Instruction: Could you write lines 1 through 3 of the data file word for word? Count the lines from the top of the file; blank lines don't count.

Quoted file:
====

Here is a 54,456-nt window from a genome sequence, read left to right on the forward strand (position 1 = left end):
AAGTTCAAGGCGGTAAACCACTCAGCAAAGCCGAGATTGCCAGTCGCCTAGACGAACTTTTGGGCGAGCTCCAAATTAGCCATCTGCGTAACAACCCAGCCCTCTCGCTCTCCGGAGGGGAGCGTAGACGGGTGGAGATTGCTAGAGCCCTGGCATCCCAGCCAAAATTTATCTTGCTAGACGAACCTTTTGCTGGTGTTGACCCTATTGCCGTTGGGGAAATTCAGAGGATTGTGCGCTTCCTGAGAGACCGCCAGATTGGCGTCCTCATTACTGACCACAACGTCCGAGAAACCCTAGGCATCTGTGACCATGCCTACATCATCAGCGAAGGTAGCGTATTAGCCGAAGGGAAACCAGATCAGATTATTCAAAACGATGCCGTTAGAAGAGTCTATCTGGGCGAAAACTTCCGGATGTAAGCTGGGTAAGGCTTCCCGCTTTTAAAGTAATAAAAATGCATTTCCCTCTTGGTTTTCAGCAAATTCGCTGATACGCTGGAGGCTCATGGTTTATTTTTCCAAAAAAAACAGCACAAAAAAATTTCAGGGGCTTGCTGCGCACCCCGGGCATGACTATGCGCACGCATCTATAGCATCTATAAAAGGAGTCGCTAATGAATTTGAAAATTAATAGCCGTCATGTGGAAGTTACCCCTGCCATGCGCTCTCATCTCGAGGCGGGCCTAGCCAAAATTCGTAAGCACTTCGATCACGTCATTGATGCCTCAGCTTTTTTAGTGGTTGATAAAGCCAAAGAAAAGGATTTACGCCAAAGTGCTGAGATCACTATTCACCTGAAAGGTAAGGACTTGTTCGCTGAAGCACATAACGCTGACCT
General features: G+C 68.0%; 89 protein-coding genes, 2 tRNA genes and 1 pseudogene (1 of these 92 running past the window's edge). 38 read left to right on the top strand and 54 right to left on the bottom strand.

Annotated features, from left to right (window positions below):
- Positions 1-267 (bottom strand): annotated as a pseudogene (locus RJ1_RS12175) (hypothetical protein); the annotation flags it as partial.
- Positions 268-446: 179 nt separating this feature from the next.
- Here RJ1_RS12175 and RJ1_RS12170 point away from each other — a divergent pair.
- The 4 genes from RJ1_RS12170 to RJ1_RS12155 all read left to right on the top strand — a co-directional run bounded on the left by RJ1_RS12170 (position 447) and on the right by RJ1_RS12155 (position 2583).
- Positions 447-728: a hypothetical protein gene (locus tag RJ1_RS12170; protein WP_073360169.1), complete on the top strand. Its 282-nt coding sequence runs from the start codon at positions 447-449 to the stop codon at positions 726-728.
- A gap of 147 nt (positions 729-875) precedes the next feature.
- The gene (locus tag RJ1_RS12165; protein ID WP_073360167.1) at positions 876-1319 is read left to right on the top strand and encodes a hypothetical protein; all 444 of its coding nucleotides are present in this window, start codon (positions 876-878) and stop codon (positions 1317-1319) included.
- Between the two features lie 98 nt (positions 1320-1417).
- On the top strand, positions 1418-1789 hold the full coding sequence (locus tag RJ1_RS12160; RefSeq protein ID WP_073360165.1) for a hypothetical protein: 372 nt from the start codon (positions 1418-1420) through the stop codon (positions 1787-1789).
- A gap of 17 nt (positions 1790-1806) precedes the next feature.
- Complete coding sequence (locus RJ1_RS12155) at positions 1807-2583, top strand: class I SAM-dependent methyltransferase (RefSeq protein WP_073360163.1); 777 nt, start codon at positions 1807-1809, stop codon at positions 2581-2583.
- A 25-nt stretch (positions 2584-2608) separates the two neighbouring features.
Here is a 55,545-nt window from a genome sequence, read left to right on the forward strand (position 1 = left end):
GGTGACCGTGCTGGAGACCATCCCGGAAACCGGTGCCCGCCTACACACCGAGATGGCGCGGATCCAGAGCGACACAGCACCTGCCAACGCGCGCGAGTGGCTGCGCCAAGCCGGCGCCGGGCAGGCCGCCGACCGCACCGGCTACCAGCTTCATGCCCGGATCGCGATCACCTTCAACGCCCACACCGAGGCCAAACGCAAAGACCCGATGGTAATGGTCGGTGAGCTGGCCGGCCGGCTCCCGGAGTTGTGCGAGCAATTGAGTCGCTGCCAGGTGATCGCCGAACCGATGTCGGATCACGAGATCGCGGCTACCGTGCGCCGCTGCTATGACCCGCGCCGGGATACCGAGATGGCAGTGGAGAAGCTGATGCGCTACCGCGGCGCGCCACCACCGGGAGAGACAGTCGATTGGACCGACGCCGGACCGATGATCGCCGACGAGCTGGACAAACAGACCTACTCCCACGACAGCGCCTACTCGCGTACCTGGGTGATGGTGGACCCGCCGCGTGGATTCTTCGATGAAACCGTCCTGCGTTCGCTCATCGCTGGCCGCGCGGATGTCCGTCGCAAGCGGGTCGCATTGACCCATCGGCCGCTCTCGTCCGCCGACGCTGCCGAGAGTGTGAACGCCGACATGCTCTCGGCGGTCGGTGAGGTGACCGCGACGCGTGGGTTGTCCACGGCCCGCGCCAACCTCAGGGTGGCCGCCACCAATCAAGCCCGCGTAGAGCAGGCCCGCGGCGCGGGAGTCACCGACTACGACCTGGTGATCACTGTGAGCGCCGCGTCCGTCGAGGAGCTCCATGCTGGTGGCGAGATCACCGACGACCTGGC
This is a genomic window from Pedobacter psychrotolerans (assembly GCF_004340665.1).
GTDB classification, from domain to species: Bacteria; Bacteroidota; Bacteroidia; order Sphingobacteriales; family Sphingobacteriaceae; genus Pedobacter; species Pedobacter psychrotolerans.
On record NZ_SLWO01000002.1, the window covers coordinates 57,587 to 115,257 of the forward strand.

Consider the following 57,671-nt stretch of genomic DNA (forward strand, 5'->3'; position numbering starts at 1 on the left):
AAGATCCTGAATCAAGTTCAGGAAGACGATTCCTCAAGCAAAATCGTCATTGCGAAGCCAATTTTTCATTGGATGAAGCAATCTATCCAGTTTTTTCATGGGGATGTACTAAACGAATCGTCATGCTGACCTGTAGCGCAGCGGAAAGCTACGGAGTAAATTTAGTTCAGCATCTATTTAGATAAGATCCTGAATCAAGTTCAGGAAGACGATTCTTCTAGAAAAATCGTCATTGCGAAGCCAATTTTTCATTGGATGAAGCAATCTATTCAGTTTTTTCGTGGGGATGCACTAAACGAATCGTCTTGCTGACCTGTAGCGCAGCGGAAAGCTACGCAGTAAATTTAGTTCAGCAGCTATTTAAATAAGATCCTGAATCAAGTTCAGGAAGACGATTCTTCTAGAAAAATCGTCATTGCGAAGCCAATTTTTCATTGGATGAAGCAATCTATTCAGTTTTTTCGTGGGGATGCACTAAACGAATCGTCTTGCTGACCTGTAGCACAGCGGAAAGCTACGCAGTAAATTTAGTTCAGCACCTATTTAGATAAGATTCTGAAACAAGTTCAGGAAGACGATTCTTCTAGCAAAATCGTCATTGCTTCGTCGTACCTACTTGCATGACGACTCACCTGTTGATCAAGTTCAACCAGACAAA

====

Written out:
Here is a 54,456-nt window from a genome sequence, read left to right on the forward strand (position 1 = left end):
AAGTTCAAGGCGGTAAACCACTCAGCAAAGCCGAGATTGCCAGTCGCCTAGACGAACTTTTGGGCGAGCTCCAAATTAGCCATCTGCGTAACAACCCAGCCCTCTCGCTCTCCGGAGGGGAGCGTAGACGGGTGGAGATTGCTAGAGCCCTGGCATCCCAGCCAAAATTTATCTTGCTAGACGAACCTTTTGCTGGTGTTGACCCTATTGCCGTTGGGGAAATTCAGAGGATTGTGCGCTTCCTGAGAGACCGCCAGATTGGCGTCCTCATTACTGACCACAACGTCCGAGAAACCCTAGGCATCTGTGACCATGCCTACATCATCAGCGAAGGTAGCGTATTAGCCGAAGGGAAACCAGATCAGATTATTCAAAACGATGCCGTTAGAAGAGTCTATCTGGGCGAAAACTTCCGGATGTAAGCTGGGTAAGGCTTCCCGCTTTTAAAGTAATAAAAATGCATTTCCCTCTTGGTTTTCAGCAAATTCGCTGATACGCTGGAGGCTCATGGTTTATTTTTCCAAAAAAAACAGCACAAAAAAATTTCAGGGGCTTGCTGCGCACCCCGGGCATGACTATGCGCACGCATCTATAGCATCTATAAAAGGAGTCGCTAATGAATTTGAAAATTAATAGCCGTCATGTGGAAGTTACCCCTGCCATGCGCTCTCATCTCGAGGCGGGCCTAGCCAAAATTCGTAAGCACTTCGATCACGTCATTGATGCCTCAGCTTTTTTAGTGGTTGATAAAGCCAAAGAAAAGGATTTACGCCAAAGTGCTGAGATCACTATTCACCTGAAAGGTAAGGACTTGTTCGCTGAAGCACATAACGCTGACCT
General features: G+C 68.0%; 89 protein-coding genes, 2 tRNA genes and 1 pseudogene (1 of these 92 running past the window's edge). 38 read left to right on the top strand and 54 right to left on the bottom strand.